“The Japanese American Confinement Education Act will both continue and expand the promise of the Japanese American Confinement Sites grant program to further the interpretation and telling of the Japanese American wartime experience,” said David Inoue, executive director of the Japanese American Citizens League. “What makes our country great is our capacity to recognize, remember, and learn from our past mistakes to ensure that we not repeat them. This legislation affirms that greatness as a nation.”
“The Heart Mountain Wyoming Foundation strongly supports the Japanese American Confinement Education Act, which will enable us to preserve sites where more 120,000 people were unfairly incarcerated during World War II,” said Shirley Ann Higuchi, J.D., chair of the Heart Mountain Wyoming Foundation “It will educate the country and the world about the need to prevent something like this from happening again.”
“The Japanese American Confinement Education Act is critical to ongoing efforts in preserving historic sites and cultural resources, strengthening education and interpretation, and supporting community-based, academic, and governmental partnerships in telling the stories of Japanese American confinement during World War II and its contributions to conveying fuller histories in the United States,” said Bill Watanabe, co-founder and board chair of Asian and Pacific Islander Americans in Historic Preservation.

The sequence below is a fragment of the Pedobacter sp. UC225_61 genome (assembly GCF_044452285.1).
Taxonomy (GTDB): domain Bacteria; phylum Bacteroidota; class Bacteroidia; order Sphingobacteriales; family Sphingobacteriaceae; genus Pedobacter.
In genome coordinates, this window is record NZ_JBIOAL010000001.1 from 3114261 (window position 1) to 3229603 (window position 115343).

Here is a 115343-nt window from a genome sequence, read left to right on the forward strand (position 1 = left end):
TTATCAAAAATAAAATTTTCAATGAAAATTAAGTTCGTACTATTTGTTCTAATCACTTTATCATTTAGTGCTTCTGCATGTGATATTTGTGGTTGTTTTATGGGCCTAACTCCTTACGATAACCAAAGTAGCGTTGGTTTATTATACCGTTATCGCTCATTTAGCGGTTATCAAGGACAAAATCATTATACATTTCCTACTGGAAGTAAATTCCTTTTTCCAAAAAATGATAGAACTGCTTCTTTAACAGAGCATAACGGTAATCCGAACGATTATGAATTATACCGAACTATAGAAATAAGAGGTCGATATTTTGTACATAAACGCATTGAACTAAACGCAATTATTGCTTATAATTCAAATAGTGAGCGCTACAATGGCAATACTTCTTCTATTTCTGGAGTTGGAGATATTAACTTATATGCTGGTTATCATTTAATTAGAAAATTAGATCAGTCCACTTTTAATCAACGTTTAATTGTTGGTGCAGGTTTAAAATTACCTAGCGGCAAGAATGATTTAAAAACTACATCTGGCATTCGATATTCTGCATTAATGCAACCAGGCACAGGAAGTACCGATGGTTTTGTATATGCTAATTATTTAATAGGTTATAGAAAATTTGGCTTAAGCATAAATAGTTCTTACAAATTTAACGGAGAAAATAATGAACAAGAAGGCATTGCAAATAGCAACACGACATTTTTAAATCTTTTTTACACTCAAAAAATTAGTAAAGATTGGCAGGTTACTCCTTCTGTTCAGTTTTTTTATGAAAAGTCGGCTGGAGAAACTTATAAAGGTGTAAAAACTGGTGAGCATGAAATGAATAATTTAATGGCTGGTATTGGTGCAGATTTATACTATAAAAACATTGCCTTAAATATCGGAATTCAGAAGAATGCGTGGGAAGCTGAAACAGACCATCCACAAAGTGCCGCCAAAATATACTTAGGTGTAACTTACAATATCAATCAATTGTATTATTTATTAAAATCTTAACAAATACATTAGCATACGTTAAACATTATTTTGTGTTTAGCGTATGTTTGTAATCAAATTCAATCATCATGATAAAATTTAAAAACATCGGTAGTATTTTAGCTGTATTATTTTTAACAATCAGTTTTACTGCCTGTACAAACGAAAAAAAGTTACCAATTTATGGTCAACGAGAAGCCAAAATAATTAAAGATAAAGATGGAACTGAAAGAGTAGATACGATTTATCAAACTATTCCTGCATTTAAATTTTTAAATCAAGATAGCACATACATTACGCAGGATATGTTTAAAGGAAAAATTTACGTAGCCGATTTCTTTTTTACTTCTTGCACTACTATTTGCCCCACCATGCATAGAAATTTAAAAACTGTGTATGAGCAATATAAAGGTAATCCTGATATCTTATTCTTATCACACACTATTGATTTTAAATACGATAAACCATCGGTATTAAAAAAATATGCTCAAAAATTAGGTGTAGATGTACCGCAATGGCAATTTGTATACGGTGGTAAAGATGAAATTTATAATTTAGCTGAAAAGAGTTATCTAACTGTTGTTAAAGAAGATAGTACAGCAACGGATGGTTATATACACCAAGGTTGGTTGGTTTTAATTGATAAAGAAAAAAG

The Japanese American Confinement Education Act would permanently reauthorize the Japanese American Confinement Site (JACS) program within the National Park Service (NPS), which is currently set to expire in 2022. This program has been one of the primary resources in the preservation and interpretation of the U.S. confinement sites where Japanese Americans were detained during World War II.
Additionally, the legislation establishes a separate, new five-year, $2 million-per-year competitive grant to create educational materials about the Japanese American confinement. This grant would require the recipient museum to develop and nationally disseminate accurate, relevant, and accessible resources to improve awareness and understanding of Japanese American confinement in WWII.
Original co-sponsors: Reps. Rob Bishop (R-Utah), Mark Takano (D-Riverside), Liz Cheney (R-Wyo.), Tom Suozzi (D-N.Y.), Don Young (R-Alaska), Ed Case (D-Hawaii), Ken Buck (R-Colo.), Adam Smith (D-Wash.), Judy Chu (D-Pasadena), Ro Khanna (D-Santa Clara), Grace Meng (D-N.Y.), Barbara Lee (D-Oakland), Eleanor Holmes Norton (D-D.C.)
The Japanese American Confinement Education Act is supported by: Japanese American Citizens League, Asian and Pacific Islander Americans in Historic Preservation, National Council of Asian Pacific Americans, Heart Mountain Wyoming Foundation, Japanese American National Museum, JACS Consortium